Birth Control Pill Safe for Most Women
But Death More Likely Among Birth Control Pill Users Who Smoke
WebMD News Archive
July 17, 2003 -- Birth control pills don't increase the risk of death from any cause in women except those who smoke, according to a 35-year study.
The research appears in the July 17 issue of The Lancet but quicklypoints out there is one exception to that rule -- a woman taking birth control pills has a greater chance of getting cervical cancer.
Benefits of Birth Control Pill Outweigh the Risks
Researchers followed nearly 17,000 women who used birth control pills, diaphragms, or an intrauterine device between 1968 and 1974. Volunteers were between the ages of 25-39.
By the year 2000, 900 women had died. There was a greater risk of dying from cervical cancer and heart disease (for smokers) among birth control pill users, but researchers say these risks do not outweigh the protection the pill can provide against uterine and ovarian cancers.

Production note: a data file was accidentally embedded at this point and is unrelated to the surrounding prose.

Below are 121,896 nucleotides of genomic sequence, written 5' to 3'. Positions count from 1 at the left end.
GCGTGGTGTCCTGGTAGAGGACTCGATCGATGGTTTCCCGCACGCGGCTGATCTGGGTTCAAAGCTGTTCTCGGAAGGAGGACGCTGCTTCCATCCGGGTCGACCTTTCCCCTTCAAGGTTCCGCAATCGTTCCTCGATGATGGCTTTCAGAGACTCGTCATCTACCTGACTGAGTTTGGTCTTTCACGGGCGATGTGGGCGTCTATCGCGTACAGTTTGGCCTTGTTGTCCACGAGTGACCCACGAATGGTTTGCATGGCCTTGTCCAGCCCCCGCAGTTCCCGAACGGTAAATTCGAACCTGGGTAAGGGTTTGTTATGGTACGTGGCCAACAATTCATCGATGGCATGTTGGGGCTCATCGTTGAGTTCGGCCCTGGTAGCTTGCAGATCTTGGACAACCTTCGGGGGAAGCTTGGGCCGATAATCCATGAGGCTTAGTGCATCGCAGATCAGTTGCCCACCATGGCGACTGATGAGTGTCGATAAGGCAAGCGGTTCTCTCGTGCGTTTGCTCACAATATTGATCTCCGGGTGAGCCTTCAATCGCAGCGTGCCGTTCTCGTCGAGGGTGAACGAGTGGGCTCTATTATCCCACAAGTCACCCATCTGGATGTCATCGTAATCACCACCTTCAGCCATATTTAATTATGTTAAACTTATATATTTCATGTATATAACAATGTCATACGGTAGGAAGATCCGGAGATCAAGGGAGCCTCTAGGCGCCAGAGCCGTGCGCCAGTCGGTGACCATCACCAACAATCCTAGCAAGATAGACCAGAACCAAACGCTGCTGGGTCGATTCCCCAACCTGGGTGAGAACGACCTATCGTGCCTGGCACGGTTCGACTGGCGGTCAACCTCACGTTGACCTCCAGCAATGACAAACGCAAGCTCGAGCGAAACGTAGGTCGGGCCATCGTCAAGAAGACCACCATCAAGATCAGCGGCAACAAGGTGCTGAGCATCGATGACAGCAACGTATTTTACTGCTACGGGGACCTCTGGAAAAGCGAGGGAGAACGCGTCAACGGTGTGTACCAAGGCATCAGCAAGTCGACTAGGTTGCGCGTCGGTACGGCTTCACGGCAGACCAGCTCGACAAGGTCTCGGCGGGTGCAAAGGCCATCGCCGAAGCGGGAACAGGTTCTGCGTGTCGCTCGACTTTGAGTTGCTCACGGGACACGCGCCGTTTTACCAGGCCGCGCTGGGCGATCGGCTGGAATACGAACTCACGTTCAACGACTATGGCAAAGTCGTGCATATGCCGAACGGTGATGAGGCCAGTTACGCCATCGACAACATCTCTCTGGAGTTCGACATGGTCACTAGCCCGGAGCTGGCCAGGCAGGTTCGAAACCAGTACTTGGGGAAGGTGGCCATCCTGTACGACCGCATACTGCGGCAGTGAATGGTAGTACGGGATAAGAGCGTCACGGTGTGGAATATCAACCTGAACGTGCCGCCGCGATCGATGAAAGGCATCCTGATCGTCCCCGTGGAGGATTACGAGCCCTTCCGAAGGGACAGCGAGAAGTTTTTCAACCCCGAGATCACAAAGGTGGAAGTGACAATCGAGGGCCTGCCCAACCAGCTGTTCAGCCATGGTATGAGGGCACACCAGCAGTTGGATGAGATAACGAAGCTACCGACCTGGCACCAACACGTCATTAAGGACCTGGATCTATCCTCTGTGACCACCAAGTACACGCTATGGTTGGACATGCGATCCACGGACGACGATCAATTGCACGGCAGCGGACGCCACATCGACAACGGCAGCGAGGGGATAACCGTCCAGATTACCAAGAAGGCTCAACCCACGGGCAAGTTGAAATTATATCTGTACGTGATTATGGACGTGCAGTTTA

Smoking and the Pill Don't Mix
But with smokers, there wasn't good news. Compared with nonsmokers, there was a 25% greater chance of dying from any cause among light smokers -- 14 or fewer cigarettes a day. The news was even worse for heavy smokers (women who smoke at least 15 cigarettes per day). They were twice as likely to die from any cause if they took birth control pills.
Overall, researchers say that the study's findings should be good news for women who may worry about how long they've been on birth control pills.
The results could also have meaning for today's mini-pill users.
"This [study] is reassuring for many older women today. Although the results should not be extrapolated directly to contemporary low-dose pills, they do nonetheless offer considerable encouragement," says Martin Vessey, from the Institute of Health Sciences in Oxford, England, in a news release.
SOURCE: The Lancet, July 17, 2003. News Release, Institute of Health Sciences, England.